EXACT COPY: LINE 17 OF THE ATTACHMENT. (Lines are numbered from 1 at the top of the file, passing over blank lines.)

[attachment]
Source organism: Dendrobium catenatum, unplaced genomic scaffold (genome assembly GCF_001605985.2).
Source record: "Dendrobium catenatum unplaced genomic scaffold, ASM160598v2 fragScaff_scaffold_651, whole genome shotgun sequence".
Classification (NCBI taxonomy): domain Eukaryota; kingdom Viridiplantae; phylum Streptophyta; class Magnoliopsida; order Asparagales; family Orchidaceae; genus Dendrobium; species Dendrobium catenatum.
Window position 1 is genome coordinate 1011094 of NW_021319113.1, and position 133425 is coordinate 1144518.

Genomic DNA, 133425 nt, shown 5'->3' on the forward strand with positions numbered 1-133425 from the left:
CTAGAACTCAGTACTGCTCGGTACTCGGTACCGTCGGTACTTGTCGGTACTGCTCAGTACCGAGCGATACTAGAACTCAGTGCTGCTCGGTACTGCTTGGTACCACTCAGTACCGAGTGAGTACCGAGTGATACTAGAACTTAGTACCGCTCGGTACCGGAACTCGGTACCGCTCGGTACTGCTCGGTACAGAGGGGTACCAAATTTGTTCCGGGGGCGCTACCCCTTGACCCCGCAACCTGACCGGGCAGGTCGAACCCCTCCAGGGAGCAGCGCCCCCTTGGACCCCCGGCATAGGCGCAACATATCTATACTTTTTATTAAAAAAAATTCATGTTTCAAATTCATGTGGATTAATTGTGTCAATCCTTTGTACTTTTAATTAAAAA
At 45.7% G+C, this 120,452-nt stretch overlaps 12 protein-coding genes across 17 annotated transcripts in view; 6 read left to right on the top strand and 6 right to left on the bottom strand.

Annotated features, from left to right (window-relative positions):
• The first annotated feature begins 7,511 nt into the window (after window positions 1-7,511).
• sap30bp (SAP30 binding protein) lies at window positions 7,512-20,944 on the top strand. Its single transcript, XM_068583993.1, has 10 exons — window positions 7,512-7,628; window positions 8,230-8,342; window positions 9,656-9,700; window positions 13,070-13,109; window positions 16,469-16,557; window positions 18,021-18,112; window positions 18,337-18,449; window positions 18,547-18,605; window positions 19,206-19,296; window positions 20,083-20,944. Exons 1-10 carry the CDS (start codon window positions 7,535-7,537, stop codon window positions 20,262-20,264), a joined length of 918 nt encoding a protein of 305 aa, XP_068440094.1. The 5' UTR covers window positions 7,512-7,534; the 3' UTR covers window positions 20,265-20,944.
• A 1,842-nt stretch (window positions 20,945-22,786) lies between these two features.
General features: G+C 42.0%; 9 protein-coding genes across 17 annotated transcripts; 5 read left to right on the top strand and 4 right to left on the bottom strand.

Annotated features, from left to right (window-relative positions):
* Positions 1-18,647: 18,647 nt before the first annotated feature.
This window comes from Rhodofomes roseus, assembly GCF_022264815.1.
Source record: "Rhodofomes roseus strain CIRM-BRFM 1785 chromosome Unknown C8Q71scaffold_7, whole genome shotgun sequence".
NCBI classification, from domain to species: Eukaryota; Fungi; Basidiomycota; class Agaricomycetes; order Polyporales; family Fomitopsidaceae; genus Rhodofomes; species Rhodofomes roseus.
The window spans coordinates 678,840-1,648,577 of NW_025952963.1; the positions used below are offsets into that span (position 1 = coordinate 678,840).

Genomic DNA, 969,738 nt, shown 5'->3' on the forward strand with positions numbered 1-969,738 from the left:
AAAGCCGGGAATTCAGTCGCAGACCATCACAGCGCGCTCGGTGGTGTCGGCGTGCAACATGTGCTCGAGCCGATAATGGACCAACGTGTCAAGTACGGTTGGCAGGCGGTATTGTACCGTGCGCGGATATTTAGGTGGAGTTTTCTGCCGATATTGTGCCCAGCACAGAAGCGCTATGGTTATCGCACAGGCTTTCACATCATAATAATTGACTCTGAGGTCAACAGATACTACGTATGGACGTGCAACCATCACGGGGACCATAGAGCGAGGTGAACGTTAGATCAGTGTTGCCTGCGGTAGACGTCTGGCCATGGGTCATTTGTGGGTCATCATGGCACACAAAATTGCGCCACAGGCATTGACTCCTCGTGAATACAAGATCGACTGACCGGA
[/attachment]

NCBI classification, from domain to species: Eukaryota; Fungi; Basidiomycota; class Agaricomycetes; order Polyporales; family Fomitopsidaceae; genus Rhodofomes; species Rhodofomes roseus.